Today is another healing Gospel. “Ephphatha! Be opened!” Jesus says to the man who was deaf and mute. We might ask where we fit in this story. Notice that the man himself did not approach Jesus. Mark tells us that some unnamed people brought the deaf man to Jesus. Probably it was the man’s friends or family who brought him to our Lord and they begged Jesus to heal the man. Jesus does not immediately heal the man. It is significant that Jesus drew the man away from the crowd in order to heal him and restore him to full communion with his family and neighbors. Perhaps Jesus realizes that the man does not want a “show.” And most likely, Jesus did not want to be a “showman.” Jesus was a man of love and compassion. He wanted the man to experience only love, acceptance and healing that comes from God, instead of the rejection, blame, shame and derision that he might experience from the people around him. He simply desired to make the man “whole” once again. And he did so. The sign that Jesus is the promised Saviour is that he first goes to the poor, the sick, the marginalized people, for they need him most. “Ephphatha! Be opened!” Jesus wants us to be opened to relationships that go beyond impersonal charity (writing a check) or abstract goodwill (praying for others). “Ephphatha! Be opened!” Jesus challenges us to enter into the messy but mutually life-changing, intimate act of accompaniment and personal encounter. “Ephphatha! Be opened!” Jesus invites us to be opened to a surprising God who chooses those who are poor in the world to be rich in faith. “Ephphatha! Be opened!” Jesus calls us to be opened to an abundant God who clears a path for what was once shut out. “Ephphatha! Be opened!” Jesus comes to open our ears and mouths to the words and deeds of God, that we may listen to his message and respond to his love, and that we may also hear the poor and speak to them with our help. Let Jesus in the Eucharist heal us and commit us to God and people. <enrique,ofs>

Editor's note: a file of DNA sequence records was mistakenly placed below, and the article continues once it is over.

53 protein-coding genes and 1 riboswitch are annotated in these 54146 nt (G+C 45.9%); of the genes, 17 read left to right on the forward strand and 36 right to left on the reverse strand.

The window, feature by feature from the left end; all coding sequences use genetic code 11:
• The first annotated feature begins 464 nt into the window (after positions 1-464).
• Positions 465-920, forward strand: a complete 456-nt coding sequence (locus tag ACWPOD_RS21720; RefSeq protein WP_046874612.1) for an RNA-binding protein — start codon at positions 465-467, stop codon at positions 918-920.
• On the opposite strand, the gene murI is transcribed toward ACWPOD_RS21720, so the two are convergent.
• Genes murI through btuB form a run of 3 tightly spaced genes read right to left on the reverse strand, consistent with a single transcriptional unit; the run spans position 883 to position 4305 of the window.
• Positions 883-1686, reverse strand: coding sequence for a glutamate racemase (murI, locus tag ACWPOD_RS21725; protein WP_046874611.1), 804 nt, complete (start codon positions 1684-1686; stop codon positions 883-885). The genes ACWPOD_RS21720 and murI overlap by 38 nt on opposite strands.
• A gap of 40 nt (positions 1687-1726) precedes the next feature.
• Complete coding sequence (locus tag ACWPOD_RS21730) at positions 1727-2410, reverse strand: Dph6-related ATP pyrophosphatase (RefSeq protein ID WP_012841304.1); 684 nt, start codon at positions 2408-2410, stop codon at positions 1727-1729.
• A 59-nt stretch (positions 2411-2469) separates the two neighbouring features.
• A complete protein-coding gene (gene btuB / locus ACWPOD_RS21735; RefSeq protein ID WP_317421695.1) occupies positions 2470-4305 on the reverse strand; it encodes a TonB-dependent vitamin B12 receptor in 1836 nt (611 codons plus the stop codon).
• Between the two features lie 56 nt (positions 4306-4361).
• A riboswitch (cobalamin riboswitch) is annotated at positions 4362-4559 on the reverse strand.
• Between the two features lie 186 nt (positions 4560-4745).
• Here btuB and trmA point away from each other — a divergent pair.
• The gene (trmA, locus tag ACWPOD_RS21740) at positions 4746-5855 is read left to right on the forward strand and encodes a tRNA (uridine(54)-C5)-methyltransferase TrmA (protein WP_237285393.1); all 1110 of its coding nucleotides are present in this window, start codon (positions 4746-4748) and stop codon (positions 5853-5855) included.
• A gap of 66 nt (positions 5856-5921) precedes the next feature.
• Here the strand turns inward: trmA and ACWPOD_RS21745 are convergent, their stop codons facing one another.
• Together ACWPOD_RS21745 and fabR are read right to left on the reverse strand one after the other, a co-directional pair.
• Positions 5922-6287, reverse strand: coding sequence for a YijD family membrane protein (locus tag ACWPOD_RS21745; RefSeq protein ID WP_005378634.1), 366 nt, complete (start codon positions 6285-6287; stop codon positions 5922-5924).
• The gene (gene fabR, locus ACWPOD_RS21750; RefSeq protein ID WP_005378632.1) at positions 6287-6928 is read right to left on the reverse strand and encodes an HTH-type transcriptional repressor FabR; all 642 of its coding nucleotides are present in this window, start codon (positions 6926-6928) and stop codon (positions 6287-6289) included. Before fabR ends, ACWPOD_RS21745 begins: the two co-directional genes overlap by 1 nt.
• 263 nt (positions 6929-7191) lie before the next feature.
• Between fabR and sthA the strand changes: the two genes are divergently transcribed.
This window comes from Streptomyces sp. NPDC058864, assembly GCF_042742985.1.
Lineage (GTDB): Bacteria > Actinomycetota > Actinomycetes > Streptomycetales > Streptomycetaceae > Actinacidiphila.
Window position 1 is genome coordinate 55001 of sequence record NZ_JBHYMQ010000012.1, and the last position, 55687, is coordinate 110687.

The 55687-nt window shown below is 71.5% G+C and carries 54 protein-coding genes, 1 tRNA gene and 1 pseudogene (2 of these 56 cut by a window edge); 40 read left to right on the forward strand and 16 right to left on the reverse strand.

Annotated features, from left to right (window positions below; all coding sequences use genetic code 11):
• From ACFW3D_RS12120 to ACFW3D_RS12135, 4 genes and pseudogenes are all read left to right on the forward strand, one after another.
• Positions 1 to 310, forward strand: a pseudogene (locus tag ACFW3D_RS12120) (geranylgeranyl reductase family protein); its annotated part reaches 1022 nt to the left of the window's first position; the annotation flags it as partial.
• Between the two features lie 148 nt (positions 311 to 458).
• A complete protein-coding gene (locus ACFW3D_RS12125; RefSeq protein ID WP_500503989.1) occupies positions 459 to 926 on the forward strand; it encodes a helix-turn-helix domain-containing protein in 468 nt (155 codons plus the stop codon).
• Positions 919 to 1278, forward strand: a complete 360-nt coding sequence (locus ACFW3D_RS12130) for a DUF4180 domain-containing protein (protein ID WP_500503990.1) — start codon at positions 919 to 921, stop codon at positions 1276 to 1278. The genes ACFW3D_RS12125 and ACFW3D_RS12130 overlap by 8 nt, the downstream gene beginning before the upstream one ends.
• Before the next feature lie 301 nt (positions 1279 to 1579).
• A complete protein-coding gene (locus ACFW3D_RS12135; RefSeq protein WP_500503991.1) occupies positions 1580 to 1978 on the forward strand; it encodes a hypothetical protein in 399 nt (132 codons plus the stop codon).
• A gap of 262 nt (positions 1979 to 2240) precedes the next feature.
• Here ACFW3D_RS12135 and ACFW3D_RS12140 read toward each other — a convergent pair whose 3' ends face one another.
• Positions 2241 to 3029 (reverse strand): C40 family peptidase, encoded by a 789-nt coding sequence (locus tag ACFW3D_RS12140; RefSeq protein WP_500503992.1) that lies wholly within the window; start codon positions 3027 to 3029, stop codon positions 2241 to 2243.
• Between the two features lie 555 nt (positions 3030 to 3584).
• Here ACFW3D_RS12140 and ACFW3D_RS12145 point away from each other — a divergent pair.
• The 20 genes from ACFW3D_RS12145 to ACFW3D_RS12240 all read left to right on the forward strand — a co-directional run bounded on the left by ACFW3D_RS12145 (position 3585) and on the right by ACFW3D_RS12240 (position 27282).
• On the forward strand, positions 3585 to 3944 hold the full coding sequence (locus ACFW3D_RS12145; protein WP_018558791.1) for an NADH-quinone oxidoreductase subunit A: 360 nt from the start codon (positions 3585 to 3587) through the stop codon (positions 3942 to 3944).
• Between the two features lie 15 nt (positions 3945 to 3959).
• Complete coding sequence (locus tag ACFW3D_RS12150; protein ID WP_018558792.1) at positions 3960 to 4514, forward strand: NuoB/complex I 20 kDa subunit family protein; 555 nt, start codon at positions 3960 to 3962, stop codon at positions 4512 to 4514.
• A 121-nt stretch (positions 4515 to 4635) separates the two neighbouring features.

Jeff Jacinto, PhD, DHum